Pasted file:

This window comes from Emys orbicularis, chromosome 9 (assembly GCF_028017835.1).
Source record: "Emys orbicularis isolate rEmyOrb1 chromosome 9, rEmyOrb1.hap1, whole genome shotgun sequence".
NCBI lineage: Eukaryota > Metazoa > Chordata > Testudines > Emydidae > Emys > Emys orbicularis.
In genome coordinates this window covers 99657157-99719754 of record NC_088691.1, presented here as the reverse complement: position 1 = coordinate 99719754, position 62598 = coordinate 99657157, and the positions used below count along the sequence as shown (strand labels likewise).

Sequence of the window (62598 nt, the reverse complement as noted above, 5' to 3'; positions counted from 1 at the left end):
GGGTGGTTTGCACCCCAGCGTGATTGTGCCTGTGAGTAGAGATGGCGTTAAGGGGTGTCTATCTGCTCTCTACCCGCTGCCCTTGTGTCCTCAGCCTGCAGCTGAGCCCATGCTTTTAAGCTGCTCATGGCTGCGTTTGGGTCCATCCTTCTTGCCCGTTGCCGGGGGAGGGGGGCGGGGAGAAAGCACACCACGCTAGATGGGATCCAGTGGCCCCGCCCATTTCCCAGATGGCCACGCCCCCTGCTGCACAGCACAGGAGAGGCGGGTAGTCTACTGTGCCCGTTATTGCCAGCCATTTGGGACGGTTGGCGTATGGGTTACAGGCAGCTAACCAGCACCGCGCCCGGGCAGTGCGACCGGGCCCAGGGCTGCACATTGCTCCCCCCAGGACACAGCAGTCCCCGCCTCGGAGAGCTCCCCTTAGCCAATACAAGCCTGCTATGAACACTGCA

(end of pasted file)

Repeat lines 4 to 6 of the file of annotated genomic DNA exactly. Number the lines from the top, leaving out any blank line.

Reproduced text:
In genome coordinates this window covers 99657157-99719754 of record NC_088691.1, presented here as the reverse complement: position 1 = coordinate 99719754, position 62598 = coordinate 99657157, and the positions used below count along the sequence as shown (strand labels likewise).

Sequence of the window (62598 nt, the reverse complement as noted above, 5' to 3'; positions counted from 1 at the left end):
GGGTGGTTTGCACCCCAGCGTGATTGTGCCTGTGAGTAGAGATGGCGTTAAGGGGTGTCTATCTGCTCTCTACCCGCTGCCCTTGTGTCCTCAGCCTGCAGCTGAGCCCATGCTTTTAAGCTGCTCATGGCTGCGTTTGGGTCCATCCTTCTTGCCCGTTGCCGGGGGAGGGGGGCGGGGAGAAAGCACACCACGCTAGATGGGATCCAGTGGCCCCGCCCATTTCCCAGATGGCCACGCCCCCTGCTGCACAGCACAGGAGAGGCGGGTAGTCTACTGTGCCCGTTATTGCCAGCCATTTGGGACGGTTGGCGTATGGGTTACAGGCAGCTAACCAGCACCGCGCCCGGGCAGTGCGACCGGGCCCAGGGCTGCACATTGCTCCCCCCAGGACACAGCAGTCCCCGCCTCGGAGAGCTCCCCTTAGCCAATACAAGCCTGCTATGAACACTGCA